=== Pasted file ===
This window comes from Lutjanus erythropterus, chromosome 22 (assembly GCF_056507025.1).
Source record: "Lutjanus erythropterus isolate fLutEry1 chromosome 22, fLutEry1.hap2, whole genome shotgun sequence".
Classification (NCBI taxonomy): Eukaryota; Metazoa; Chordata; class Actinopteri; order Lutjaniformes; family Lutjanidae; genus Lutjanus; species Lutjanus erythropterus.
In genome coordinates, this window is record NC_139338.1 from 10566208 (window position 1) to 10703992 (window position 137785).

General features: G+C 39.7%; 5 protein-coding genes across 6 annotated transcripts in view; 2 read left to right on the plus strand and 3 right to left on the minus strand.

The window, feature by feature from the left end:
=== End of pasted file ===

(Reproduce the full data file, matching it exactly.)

This window comes from Lutjanus erythropterus, chromosome 22 (assembly GCF_056507025.1).
Source record: "Lutjanus erythropterus isolate fLutEry1 chromosome 22, fLutEry1.hap2, whole genome shotgun sequence".
Classification (NCBI taxonomy): Eukaryota; Metazoa; Chordata; class Actinopteri; order Lutjaniformes; family Lutjanidae; genus Lutjanus; species Lutjanus erythropterus.
In genome coordinates, this window is record NC_139338.1 from 10566208 (window position 1) to 10703992 (window position 137785).

General features: G+C 39.7%; 5 protein-coding genes across 6 annotated transcripts in view; 2 read left to right on the plus strand and 3 right to left on the minus strand.

The window, feature by feature from the left end: